March 4, 2010 – The U.S. Food and Drug Administration (FDA) is taking steps to protect the public following the early identification of Salmonella Tennessee in one company’s supply of hydrolyzed vegetable protein (HVP). This is a common ingredient used most frequently as a flavor enhancer in many processed foods, including soups, sauces, chilis, stews, hot dogs, gravies, seasoned snack foods, dips and dressings.
The manufacturer of the affected product is Basic Food Flavors Inc. in Las Vegas, Nevada. Only HVP manufactured by Basic Food Flavors is involved in this recall.
The FDA conducted an investigation at the facility after a customer of Basic Food Flavors reported finding Salmonella Tennessee in one production lot of HVP to the new FDA Reportable Food Registry.
FDA collected and analyzed samples at the facility and confirmed the presence of Salmonella Tennessee in the company’s processing equipment. The company is recalling all hydrolyzed vegetable protein in powder and paste form that it has produced since Sept. 17, 2009.
At this time, there are no known illnesses associated with this contamination.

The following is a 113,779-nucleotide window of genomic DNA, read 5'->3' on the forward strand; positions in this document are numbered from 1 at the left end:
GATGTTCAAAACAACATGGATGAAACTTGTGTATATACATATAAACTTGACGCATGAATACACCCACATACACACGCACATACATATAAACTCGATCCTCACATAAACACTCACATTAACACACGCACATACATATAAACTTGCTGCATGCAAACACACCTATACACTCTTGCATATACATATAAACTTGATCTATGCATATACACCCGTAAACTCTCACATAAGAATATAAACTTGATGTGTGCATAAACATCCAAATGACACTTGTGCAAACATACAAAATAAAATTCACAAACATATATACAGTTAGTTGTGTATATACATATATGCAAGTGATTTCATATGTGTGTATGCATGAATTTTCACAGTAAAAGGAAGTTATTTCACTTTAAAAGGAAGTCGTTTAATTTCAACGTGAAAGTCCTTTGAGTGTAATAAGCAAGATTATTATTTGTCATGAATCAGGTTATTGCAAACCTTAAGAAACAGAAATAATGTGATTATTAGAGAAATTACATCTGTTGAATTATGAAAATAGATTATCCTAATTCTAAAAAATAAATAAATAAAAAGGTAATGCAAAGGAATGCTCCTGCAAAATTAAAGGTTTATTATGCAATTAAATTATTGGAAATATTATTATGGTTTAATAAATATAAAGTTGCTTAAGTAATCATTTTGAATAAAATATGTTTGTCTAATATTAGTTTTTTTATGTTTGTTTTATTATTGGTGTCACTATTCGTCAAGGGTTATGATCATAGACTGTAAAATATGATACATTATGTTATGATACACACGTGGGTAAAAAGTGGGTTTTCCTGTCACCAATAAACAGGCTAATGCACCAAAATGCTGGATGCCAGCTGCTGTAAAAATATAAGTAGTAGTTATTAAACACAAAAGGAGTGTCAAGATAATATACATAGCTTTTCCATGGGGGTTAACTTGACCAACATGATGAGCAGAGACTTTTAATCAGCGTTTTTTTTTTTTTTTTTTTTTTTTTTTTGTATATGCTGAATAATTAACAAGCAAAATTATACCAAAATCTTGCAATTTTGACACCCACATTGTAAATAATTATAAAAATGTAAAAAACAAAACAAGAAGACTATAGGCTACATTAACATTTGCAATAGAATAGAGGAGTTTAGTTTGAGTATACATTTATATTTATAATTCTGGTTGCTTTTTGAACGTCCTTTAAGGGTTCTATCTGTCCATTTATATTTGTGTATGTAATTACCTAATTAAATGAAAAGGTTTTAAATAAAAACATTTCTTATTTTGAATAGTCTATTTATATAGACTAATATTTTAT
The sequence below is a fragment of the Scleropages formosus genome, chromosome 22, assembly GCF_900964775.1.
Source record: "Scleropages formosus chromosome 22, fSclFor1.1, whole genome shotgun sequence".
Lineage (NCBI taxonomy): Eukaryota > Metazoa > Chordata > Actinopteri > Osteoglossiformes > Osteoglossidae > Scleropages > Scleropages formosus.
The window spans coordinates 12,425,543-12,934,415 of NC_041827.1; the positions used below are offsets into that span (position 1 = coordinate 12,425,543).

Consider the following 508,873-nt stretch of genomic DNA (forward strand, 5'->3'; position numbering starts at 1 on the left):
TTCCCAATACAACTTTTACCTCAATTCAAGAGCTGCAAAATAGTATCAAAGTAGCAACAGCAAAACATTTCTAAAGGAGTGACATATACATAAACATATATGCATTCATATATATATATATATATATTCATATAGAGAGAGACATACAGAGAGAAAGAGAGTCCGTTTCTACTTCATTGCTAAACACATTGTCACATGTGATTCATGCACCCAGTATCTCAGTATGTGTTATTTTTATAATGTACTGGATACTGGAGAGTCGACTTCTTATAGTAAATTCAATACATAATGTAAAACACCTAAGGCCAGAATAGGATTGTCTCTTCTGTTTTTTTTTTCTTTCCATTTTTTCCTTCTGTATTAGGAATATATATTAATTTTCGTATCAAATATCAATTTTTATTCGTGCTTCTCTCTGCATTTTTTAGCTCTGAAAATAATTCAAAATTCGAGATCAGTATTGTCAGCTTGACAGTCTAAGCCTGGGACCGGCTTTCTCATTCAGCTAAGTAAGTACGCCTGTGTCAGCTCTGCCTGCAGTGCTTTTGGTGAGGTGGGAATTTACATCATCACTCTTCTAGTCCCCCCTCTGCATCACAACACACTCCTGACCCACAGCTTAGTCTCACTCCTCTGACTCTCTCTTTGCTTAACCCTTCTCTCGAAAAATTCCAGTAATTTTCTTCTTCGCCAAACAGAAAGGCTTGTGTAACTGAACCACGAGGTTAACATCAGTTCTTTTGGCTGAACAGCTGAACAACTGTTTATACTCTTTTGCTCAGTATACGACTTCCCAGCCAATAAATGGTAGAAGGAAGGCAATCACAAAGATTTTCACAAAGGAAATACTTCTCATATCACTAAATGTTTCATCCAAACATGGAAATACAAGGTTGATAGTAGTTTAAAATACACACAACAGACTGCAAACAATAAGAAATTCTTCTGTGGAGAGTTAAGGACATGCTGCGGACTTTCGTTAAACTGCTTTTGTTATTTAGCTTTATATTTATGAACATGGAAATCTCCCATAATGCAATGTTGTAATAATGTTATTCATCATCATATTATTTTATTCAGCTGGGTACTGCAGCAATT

At this time, FDA is taking several steps to instruct industry and protect consumers from potential Salmonella infection.
FDA is advising industry that the recalled bulk HVP product should be destroyed or reconditioned according to FDA-approved procedures. FDA is also recommending recalls of certain products that might be eaten by consumers without any processing or cooking steps to address the potential risk.
- Check Gomez Trial Attorneys blog to keep up-to-date on recalled products.
- Check www.foodsafety.gov for a list of recalled products.
- Remember to follow cooking instructions for all foods.
- Report symptoms of Salmonella or other food-related illness to your local healthcare professional.
Salmonella is an organism that can cause serious and sometimes fatal infections in young children, frail or elderly people, and others with weakened immune systems. Healthy people infected with Salmonella often experience fever, diarrhea (which may be blood), nausea, vomiting, and abdominal pain. Most healthy people recover from Salmonella infections within four to seven days without treatment. In rare circumstances, infection with Salmonella can result in the organism getting into the bloodstream and producing more severe illnesses, such as arterial infections (infected aneurysms), infection of the lining of the heart (endocarditis), and arthritis.